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Often during personal injury cases your health insurance will cover, at least initially, some of your medical bills and payments. You expected this—you paid your premiums. What you did not expect was for Blue Cross Blue Shield (or whatever company you use) to get to take a portion of your personal injury settlement that covers what they paid out. In fact, they’ll get those medical liens paid out before you see your share of the money. 

What you’re experiencing is called a “subrogation,” and it’s usually covered by your health insurance contract. The same is sure for any other insurance provider who might make an early payout during your personal injury case. 

The short way to think about it is you’re not allowed to “double-dip.” You have the right to get reimbursement for your injuries, but you can’t get reimbursed twice. Someone pays that money to the medical provider, but at least a portion of your personal injury case might essentially boil down to a quibble over who pays. The good side of this process is it allows you to get paid promptly, and access some of the money that is owed to you long before a settlement resolves. 

Another way to think about it is to think about something that can happen when you get involved in an accident with an uninsured driver. Your own uninsured/underinsured motorist auto policy may pay the bills, and the rest of the process is often invisible to you. What’s happening behind the scenes is they are subrogating against that driver. That is, they send the driver the bill for every dollar they paid, and can even, in some states, get their driver’s licenses suspended until they find a way to pay that bill (a great argument for keeping your insurance up to date. Nobody wants a $25,000+ bill)!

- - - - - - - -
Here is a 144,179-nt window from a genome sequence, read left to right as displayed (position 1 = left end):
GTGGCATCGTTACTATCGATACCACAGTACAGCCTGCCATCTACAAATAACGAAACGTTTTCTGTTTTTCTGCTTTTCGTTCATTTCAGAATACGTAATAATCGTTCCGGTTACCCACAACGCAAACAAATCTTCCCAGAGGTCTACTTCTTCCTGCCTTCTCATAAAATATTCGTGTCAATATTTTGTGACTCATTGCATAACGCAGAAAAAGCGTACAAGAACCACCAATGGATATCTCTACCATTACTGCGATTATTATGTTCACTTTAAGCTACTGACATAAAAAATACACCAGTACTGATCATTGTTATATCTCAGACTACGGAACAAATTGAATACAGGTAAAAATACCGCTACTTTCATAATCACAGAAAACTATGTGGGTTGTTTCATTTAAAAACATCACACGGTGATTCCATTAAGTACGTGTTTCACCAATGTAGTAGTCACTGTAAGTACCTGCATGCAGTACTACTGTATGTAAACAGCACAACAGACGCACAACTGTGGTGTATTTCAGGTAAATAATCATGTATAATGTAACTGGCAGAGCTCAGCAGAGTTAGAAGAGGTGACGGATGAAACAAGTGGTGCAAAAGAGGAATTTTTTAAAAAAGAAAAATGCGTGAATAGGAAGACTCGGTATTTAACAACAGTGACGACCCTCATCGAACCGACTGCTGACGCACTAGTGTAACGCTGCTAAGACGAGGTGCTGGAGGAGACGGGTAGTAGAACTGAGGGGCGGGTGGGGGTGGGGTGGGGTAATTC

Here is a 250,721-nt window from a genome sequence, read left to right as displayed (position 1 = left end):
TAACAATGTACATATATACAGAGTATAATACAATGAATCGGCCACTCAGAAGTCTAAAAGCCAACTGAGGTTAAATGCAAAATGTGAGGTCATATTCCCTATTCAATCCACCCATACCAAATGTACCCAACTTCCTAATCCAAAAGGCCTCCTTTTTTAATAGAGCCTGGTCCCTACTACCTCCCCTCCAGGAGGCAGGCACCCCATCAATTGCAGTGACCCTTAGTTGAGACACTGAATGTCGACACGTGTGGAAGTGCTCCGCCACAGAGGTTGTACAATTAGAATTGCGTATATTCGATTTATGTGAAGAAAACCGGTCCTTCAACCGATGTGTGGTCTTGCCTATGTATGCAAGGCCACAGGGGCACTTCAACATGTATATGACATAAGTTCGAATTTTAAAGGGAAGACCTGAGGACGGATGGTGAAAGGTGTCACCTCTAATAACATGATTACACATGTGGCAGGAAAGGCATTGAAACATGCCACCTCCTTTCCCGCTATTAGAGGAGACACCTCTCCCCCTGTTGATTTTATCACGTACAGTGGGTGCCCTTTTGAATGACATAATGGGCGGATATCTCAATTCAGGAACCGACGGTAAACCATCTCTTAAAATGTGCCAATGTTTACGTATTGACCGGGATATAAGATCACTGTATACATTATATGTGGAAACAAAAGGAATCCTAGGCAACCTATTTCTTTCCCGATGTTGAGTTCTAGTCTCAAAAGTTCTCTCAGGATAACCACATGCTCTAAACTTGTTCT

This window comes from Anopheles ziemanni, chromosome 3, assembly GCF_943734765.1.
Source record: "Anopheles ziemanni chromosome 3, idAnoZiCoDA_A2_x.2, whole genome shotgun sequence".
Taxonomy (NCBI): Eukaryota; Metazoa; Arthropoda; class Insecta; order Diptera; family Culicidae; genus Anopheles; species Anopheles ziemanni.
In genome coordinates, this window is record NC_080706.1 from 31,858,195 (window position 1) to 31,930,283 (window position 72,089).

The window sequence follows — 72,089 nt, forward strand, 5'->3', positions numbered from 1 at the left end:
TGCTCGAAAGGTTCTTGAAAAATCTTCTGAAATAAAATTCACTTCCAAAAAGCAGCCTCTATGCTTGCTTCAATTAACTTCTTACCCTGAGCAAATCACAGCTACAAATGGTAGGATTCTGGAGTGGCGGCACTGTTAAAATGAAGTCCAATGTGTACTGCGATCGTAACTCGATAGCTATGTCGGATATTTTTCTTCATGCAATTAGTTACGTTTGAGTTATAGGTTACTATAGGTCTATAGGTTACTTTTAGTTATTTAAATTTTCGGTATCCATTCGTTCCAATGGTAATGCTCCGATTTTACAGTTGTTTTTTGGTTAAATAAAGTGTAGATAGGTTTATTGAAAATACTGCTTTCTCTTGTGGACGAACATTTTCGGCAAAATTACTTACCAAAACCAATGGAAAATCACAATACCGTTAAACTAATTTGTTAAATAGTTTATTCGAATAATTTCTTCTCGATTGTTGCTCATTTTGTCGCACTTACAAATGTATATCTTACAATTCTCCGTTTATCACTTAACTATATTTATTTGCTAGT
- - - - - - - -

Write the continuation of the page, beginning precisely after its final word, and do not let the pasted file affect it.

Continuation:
While it can feel disappointing to realize you won’t get some of the money you’d hoped for, the main thing is that your medical bills get paid and they aren’t being paid out of your own pocket. This is one of the primary reasons for a personal injury settlement in the first place. In most catastrophic injury cases you’ll still walk away with a substantial sum to place into your own bank account.

Sometimes, as your personal injury attorney, we can negotiate with these insurance companies just a little bit to reduce their medical lien, framing it as a contribution towards attorney’s fees, since they’re essentially using your attorney to gain their money back. This can also result in putting more money in your own pocket. 

See also:

How Your New York Personal Injury Settlement Gets Paid

How Do Pain and Suffering Awards Work in New York?

What Are Your Rights As a Personal Injury Victim?